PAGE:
10.5.3 time and I'm still running 10.4.11. That alone should tell you something about how I feel about Leopard.
The Snow Leopard approach, a OS-cycle dedicated to "just" stabilization and performance, is a welcome investment on the part of Apple.
It's interesting though. It seems that Apple is saying: we can invest an year just to digest and make what we have better, because there is no competition for the next 2 years at least. And they are probably right - Microsoft operating system department is so messed up right now (XP doesn't want to die, so now you can buy Vista and upgrade legally to XP).
From the desktop Snow Leopard page, the only thing that I'm interested on is OpenCL. I don't know how "open" it will be but the idea of giving an API to the GPU is a welcome addition to the set of APIs. Other operating systems already have them, so its nice to see it reach our OS.
Personally, I think that OpenCL is the only API I will really use to its full potential on my desktops or laptops. This of course, if someone ports the H.264 encoder that Handbrake uses to OpenCL. Using the GPU to speed up my DVD-to-Apple TV sessions would be a most welcome improvement.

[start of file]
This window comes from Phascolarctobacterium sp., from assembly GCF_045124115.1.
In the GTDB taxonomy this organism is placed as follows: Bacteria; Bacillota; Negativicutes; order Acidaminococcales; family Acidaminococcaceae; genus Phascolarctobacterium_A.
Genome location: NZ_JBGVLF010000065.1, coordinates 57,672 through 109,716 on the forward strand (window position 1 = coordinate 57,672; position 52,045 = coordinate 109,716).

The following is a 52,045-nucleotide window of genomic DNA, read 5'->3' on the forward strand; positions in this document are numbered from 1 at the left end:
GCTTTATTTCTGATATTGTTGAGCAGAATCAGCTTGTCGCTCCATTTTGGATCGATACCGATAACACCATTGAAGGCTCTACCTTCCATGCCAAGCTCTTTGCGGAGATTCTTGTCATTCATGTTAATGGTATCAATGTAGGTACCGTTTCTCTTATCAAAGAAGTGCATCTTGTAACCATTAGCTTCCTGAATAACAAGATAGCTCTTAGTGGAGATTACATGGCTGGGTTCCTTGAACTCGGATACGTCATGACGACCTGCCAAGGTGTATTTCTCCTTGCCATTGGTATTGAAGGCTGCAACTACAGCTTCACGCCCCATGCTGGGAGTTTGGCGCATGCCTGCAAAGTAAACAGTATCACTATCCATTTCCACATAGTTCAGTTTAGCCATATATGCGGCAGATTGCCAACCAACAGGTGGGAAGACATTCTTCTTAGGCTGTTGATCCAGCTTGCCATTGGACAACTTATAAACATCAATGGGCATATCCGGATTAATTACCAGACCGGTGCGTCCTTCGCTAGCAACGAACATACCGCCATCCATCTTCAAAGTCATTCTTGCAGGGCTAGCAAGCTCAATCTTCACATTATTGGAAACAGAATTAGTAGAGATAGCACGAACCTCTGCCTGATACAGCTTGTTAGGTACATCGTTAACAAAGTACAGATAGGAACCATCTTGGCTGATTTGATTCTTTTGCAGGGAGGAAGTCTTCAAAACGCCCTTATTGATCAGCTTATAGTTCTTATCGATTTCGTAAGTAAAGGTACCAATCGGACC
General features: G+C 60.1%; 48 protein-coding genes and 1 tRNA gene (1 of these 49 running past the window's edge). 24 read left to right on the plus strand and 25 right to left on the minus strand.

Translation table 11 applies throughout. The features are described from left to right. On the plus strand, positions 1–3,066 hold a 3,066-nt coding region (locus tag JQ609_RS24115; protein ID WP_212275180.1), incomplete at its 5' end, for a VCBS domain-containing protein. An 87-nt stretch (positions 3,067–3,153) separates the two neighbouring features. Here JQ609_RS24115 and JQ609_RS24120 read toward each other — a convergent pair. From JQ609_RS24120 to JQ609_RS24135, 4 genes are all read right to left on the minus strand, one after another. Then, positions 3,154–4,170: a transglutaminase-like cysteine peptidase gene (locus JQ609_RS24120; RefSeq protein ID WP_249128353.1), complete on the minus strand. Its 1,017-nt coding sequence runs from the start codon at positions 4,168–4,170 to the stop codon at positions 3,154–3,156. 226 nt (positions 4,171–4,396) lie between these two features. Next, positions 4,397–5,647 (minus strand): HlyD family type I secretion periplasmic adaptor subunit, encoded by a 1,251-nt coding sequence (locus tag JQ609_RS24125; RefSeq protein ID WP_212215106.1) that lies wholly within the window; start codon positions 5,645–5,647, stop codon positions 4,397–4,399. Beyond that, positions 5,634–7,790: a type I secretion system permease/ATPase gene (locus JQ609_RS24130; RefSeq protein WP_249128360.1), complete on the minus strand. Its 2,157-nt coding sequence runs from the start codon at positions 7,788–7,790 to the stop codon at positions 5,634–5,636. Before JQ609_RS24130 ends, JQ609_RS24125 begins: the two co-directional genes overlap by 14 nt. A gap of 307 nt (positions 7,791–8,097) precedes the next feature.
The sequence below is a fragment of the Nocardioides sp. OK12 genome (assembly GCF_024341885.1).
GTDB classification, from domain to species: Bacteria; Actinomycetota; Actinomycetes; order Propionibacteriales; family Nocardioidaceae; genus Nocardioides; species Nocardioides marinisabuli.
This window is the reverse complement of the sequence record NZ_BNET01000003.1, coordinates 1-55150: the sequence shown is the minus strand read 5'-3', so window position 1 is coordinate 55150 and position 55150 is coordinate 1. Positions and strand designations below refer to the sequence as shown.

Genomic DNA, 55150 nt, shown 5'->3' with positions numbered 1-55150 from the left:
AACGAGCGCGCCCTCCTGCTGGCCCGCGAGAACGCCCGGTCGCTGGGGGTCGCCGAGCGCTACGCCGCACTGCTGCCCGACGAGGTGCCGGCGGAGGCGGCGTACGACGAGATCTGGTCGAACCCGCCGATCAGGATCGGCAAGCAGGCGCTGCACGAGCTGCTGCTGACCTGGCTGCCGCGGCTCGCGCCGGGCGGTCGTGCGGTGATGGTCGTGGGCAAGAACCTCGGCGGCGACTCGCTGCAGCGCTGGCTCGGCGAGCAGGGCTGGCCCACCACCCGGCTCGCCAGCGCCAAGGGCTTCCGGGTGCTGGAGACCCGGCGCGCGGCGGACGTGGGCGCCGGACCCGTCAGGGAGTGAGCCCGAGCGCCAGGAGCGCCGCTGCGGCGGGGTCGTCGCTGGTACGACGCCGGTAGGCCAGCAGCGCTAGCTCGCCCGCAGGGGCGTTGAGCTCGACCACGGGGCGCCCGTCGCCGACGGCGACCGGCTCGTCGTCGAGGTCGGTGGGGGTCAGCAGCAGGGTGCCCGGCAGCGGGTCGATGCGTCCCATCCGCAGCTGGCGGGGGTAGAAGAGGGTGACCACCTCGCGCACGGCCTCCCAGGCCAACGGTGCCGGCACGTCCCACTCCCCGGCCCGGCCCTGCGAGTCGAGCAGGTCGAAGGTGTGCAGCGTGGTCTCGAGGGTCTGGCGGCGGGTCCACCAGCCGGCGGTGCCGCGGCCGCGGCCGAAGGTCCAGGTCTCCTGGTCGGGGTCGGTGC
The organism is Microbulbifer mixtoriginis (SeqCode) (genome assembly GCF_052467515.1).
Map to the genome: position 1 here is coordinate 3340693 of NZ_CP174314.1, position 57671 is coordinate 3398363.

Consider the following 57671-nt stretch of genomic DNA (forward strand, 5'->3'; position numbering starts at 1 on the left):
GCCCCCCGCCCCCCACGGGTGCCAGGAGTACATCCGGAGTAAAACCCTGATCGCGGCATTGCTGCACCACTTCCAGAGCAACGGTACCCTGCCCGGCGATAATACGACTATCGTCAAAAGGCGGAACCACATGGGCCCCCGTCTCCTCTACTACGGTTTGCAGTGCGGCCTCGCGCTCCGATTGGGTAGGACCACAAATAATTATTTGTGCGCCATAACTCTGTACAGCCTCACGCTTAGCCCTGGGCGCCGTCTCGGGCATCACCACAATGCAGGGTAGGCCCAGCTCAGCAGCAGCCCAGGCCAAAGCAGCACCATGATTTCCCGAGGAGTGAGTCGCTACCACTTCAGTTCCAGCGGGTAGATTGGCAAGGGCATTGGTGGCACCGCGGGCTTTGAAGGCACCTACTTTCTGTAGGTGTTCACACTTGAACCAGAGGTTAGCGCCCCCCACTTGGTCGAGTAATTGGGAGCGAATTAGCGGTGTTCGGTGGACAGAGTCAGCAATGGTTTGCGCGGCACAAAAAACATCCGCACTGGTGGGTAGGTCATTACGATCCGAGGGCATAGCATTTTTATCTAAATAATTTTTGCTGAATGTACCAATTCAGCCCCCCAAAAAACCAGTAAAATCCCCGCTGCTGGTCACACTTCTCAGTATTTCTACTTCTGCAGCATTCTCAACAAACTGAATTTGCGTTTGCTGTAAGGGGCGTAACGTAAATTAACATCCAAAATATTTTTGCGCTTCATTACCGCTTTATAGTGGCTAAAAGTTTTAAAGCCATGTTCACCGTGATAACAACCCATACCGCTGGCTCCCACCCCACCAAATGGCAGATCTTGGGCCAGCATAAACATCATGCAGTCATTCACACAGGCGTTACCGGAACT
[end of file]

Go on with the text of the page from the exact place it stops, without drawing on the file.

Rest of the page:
On the server side of the equation, Slow Leopard brings an interesting feature: read/write support for ZFS volumes. Nothing is mentioned about booting Mac OS X from a ZFS volume, so I don't think you'll get that, but your big disks should be able to use a modern file system next year.
One thing I find strange: you'll have to wait for 10.6 to experience a Safari with SquirrelFish? Thats bizarre. I understand why Apple would like to upgrade the Safari browser with major releases only (back-porting to the previous release like it happen with Safari 3.1 and 10.4.11), but the Webkit development is (or seems to be) very very fast, so I would like to see a more aggressive schedule for Safari releases.
So, next year, Apple will digest the 10.4 and 10.5 new features, to prepare a massive 10.7 upgrade in 2010/11. Just in time for Windows 7.